AEJMC News | November 2013

Kappa Tau Alpha Seeks Entries for Research-Based Book Award

Kappa Tau Alpha seeks entries for its Frank Luther Mott-Kappa Tau Alpha Journalism and Mass Communication Award. Named in honor of Frank Luther Mott, Pulitzer Prize winner, educator and long-time leader of Kappa Tau Alpha, the award is made for the best research-based book about journalism or mass communication published each year. Kappa Tau Alpha, the national college honor society founded in 1910 for scholarship in journalism and mass communication, has recognized research contributions to the field since the inauguration of the award in 1944. The winning author receives a $1,000 prize. Entries are judged by a panel of university professors of journalism and mass communication and national officers of Kappa Tau Alpha. Entries must carry a 2013 copyright. Maurine H. Beasley won the award for the best book published in 2012 for Women of the Washington Press: Politics, Prejudice and Persistence (Northwestern University Press). The book recounts the journalists’ contributions to journalism and politics, “but more important their determination, struggle, craftiness and indefatigable spirit” (Peter J.Gade, University of Oklahoma). The book traces how Washington journalism changed from a maledominated one to a time when women were the bureau chiefs of all the major networks, the Associated Press and some major newspapers. Other finalists were Brooke Kroeger for Undercover Reporting: The Truth About Deception (Northwestern University Press); Jonathan M. Ladd for Why Americans Hate the Media and How It Matters (Princeton University Press); and Tom Mascaro for Into the Fray: How NBC's Washington Documentary Unit Reinvented the News (Potomac Books). Books with a 2013 copyright will be received until Dec. 9. Books with a 2013 copyright received after the entry deadline may be accepted if arrangements are made prior to the deadline. Edited volumes (i.e., collected works by several authors), textbooks and revised editions previously entered are not eligible. Paperback editions are acceptable. To enter, send six copies to: Dr. Keith Sanders, KTA Executive Director, School of Journalism, 76 Gannett Hall, University of Missouri, Columbia, MO 65211-1200. For further information, write, phone (573) 882-7685 or email (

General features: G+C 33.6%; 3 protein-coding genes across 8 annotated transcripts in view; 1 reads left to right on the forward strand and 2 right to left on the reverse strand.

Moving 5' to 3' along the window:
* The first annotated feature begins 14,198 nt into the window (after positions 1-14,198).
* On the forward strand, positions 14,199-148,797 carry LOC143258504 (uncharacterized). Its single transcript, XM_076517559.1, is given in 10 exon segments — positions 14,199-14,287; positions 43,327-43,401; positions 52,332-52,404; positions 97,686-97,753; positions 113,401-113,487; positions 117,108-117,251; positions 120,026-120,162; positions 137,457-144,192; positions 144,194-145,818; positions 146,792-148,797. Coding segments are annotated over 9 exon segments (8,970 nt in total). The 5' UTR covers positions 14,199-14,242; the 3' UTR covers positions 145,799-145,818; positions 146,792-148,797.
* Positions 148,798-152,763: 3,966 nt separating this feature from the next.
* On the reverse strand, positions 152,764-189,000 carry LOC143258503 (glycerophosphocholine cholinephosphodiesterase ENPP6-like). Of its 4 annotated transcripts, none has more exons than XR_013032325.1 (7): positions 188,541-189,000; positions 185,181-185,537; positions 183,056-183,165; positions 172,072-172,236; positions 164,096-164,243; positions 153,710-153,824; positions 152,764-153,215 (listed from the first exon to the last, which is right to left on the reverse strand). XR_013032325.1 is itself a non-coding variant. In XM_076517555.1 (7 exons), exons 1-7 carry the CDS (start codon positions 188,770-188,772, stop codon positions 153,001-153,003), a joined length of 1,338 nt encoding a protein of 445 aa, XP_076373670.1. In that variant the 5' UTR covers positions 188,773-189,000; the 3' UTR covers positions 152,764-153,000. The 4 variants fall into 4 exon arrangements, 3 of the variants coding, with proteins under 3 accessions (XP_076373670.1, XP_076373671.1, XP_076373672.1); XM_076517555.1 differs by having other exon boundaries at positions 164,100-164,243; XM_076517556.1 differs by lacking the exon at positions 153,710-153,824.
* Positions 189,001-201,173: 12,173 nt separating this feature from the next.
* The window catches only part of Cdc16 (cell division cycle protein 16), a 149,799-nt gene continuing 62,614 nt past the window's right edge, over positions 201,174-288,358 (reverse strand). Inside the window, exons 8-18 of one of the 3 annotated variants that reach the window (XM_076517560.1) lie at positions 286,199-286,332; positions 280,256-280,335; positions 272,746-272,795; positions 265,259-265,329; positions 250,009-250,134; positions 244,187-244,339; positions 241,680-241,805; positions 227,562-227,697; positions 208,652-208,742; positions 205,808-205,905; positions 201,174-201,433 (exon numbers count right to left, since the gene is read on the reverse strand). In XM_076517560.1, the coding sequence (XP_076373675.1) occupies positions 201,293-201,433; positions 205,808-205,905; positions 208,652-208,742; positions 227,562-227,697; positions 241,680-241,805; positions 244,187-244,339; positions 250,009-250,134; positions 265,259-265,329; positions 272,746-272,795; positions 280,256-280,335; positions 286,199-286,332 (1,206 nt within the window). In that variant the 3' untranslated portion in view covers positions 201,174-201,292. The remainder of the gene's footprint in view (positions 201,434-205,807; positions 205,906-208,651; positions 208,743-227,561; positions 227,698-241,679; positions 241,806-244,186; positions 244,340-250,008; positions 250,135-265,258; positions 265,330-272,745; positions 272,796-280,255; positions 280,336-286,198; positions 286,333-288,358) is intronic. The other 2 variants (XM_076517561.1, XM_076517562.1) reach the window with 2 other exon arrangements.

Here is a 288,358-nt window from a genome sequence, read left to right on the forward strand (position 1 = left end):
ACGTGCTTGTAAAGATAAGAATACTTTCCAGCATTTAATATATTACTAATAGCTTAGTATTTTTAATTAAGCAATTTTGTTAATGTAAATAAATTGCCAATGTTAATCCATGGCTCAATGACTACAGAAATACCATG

AEJMC Thanks Groups for Centennial Celebration Financial Support

As AEJMC brings its Centennial Campaign to a close, the association would like to thank the following groups for their generous financial support: Mass Comm & Society Division

Civic & Citizen Journalism Interest Group Cultural & Critical Studies Division

Minorities & Communication Division

Media Management & Economics Division History Division

Sports Communication Interest Group Magazine Division